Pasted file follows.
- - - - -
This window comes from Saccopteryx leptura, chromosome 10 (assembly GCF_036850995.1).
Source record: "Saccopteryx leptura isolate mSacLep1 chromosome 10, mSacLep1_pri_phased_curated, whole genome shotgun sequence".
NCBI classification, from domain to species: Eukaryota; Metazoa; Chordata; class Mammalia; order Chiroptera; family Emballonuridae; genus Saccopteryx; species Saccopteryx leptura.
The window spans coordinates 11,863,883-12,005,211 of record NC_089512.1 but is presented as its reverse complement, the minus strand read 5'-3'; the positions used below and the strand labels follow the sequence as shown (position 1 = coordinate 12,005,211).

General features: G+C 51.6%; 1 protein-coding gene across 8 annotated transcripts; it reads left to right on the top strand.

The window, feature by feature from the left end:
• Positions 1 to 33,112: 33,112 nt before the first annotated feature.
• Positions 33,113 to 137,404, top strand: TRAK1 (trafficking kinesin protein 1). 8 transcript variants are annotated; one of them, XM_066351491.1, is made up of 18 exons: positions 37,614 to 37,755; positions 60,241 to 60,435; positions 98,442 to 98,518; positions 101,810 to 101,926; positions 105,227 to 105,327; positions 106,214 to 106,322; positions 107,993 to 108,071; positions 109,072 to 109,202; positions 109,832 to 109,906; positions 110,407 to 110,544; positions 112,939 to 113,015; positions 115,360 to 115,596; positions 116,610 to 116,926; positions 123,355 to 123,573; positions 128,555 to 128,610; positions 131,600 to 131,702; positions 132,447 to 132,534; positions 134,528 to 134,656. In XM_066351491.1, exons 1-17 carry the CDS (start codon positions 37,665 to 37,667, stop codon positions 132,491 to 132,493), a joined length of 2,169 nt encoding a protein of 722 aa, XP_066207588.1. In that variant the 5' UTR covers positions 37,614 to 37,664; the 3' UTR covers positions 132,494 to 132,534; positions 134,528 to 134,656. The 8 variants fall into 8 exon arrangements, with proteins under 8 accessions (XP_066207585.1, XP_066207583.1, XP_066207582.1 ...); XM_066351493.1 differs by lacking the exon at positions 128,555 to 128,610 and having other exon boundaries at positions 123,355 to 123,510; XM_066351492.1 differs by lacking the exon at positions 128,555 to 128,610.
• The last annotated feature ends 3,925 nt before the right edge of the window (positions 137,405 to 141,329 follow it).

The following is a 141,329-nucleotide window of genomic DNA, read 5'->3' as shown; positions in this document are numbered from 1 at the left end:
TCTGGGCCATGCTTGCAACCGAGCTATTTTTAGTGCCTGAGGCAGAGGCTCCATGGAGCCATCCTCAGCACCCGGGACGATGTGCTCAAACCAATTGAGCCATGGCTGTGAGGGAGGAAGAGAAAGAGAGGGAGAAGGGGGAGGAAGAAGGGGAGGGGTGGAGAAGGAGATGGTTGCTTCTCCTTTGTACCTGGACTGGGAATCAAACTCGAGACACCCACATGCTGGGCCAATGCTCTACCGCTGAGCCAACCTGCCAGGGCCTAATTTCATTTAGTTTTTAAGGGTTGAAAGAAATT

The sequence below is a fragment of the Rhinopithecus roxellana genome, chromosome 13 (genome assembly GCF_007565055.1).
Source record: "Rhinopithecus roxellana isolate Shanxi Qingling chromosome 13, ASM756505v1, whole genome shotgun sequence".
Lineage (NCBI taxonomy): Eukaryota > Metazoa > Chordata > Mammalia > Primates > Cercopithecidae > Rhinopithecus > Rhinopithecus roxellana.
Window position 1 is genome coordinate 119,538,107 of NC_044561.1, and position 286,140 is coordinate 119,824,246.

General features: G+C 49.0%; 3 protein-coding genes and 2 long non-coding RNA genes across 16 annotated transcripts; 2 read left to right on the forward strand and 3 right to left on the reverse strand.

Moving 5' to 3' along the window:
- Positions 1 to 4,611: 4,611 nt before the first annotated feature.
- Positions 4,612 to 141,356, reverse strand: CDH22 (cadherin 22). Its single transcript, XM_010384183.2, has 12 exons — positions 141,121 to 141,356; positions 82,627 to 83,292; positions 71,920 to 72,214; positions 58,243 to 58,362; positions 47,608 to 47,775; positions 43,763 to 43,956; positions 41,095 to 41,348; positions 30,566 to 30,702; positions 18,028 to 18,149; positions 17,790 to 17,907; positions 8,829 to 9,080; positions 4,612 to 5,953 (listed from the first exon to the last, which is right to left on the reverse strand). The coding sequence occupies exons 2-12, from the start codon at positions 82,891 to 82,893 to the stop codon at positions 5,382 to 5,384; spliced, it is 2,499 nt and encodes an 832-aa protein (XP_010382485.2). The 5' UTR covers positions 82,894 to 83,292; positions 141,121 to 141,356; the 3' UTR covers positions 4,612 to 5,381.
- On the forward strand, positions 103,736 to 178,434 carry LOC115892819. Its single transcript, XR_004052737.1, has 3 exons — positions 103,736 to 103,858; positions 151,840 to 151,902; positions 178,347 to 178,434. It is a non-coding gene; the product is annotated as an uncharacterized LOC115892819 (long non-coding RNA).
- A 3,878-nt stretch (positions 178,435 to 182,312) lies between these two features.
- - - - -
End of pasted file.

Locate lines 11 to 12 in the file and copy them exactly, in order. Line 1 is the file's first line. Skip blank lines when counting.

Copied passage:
TCTGGGCCATGCTTGCAACCGAGCTATTTTTAGTGCCTGAGGCAGAGGCTCCATGGAGCCATCCTCAGCACCCGGGACGATGTGCTCAAACCAATTGAGCCATGGCTGTGAGGGAGGAAGAGAAAGAGAGGGAGAAGGGGGAGGAAGAAGGGGAGGGGTGGAGAAGGAGATGGTTGCTTCTCCTTTGTACCTGGACTGGGAATCAAACTCGAGACACCCACATGCTGGGCCAATGCTCTACCGCTGAGCCAACCTGCCAGGGCCTAATTTCATTTAGTTTTTAAGGGTTGAAAGAAATT

The sequence below is a fragment of the Rhinopithecus roxellana genome, chromosome 13 (genome assembly GCF_007565055.1).